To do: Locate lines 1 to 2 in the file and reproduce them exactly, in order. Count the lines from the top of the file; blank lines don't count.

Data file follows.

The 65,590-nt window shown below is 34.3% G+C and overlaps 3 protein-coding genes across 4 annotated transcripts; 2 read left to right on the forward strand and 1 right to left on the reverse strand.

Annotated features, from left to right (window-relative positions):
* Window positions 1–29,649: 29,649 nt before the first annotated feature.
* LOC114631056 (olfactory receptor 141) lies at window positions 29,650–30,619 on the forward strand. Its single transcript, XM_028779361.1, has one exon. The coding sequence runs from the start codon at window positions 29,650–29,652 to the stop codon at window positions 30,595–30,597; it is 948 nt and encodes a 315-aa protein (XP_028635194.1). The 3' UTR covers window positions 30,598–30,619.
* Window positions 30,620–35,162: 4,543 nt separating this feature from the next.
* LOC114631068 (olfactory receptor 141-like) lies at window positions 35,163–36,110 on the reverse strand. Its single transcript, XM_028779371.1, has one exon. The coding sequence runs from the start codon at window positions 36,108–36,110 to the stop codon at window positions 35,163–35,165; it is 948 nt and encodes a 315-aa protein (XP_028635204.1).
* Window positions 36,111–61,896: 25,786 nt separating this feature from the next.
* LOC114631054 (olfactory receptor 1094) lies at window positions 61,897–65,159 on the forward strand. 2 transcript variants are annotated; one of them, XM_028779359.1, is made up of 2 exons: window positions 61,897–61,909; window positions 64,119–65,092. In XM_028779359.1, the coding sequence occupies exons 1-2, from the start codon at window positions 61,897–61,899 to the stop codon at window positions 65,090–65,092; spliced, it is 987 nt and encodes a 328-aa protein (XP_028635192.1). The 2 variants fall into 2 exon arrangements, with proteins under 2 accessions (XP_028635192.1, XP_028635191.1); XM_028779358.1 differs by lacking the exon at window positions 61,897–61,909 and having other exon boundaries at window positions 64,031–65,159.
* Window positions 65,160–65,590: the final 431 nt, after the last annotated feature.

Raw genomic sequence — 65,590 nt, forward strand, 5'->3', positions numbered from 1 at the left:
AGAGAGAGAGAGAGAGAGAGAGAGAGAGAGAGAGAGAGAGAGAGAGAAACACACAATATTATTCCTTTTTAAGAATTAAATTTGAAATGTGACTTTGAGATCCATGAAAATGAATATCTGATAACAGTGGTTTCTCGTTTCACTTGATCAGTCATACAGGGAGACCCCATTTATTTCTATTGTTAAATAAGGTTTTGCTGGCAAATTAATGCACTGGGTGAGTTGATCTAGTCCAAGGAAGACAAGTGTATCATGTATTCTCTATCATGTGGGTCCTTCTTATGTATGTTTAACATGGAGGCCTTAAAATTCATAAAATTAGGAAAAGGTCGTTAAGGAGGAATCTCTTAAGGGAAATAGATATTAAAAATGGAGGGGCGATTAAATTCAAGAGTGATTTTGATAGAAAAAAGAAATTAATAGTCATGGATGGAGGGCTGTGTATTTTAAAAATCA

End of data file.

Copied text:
The 65,590-nt window shown below is 34.3% G+C and overlaps 3 protein-coding genes across 4 annotated transcripts; 2 read left to right on the forward strand and 1 right to left on the reverse strand.

Annotated features, from left to right (window-relative positions):